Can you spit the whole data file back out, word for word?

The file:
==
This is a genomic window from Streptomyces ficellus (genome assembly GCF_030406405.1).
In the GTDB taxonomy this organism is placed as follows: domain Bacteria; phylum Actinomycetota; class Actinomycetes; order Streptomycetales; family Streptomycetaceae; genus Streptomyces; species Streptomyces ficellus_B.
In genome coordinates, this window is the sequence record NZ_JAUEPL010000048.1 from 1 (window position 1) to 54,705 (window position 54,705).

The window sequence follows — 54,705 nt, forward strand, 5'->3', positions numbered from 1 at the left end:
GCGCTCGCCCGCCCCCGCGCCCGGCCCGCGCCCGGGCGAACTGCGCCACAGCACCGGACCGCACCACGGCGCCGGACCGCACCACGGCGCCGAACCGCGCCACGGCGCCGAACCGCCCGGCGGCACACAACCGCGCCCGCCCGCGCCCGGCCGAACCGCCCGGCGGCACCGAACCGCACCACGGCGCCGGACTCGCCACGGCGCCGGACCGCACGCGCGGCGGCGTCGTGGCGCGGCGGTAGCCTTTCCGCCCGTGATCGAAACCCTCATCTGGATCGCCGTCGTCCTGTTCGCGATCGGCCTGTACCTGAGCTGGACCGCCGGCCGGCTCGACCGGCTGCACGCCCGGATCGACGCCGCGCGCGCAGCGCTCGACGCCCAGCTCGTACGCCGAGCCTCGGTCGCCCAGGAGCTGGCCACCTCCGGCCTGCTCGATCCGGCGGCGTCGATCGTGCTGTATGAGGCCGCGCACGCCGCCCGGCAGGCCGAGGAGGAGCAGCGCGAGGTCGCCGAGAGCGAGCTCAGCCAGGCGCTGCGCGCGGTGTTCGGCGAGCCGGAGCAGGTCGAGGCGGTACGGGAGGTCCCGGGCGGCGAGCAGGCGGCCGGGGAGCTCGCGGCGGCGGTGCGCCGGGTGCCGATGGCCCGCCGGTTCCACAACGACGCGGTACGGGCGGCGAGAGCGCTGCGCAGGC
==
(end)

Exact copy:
This is a genomic window from Streptomyces ficellus (genome assembly GCF_030406405.1).
In the GTDB taxonomy this organism is placed as follows: domain Bacteria; phylum Actinomycetota; class Actinomycetes; order Streptomycetales; family Streptomycetaceae; genus Streptomyces; species Streptomyces ficellus_B.
In genome coordinates, this window is the sequence record NZ_JAUEPL010000048.1 from 1 (window position 1) to 54,705 (window position 54,705).

The window sequence follows — 54,705 nt, forward strand, 5'->3', positions numbered from 1 at the left end:
GCGCTCGCCCGCCCCCGCGCCCGGCCCGCGCCCGGGCGAACTGCGCCACAGCACCGGACCGCACCACGGCGCCGGACCGCACCACGGCGCCGAACCGCGCCACGGCGCCGAACCGCCCGGCGGCACACAACCGCGCCCGCCCGCGCCCGGCCGAACCGCCCGGCGGCACCGAACCGCACCACGGCGCCGGACTCGCCACGGCGCCGGACCGCACGCGCGGCGGCGTCGTGGCGCGGCGGTAGCCTTTCCGCCCGTGATCGAAACCCTCATCTGGATCGCCGTCGTCCTGTTCGCGATCGGCCTGTACCTGAGCTGGACCGCCGGCCGGCTCGACCGGCTGCACGCCCGGATCGACGCCGCGCGCGCAGCGCTCGACGCCCAGCTCGTACGCCGAGCCTCGGTCGCCCAGGAGCTGGCCACCTCCGGCCTGCTCGATCCGGCGGCGTCGATCGTGCTGTATGAGGCCGCGCACGCCGCCCGGCAGGCCGAGGAGGAGCAGCGCGAGGTCGCCGAGAGCGAGCTCAGCCAGGCGCTGCGCGCGGTGTTCGGCGAGCCGGAGCAGGTCGAGGCGGTACGGGAGGTCCCGGGCGGCGAGCAGGCGGCCGGGGAGCTCGCGGCGGCGGTGCGCCGGGTGCCGATGGCCCGCCGGTTCCACAACGACGCGGTACGGGCGGCGAGAGCGCTGCGCAGGC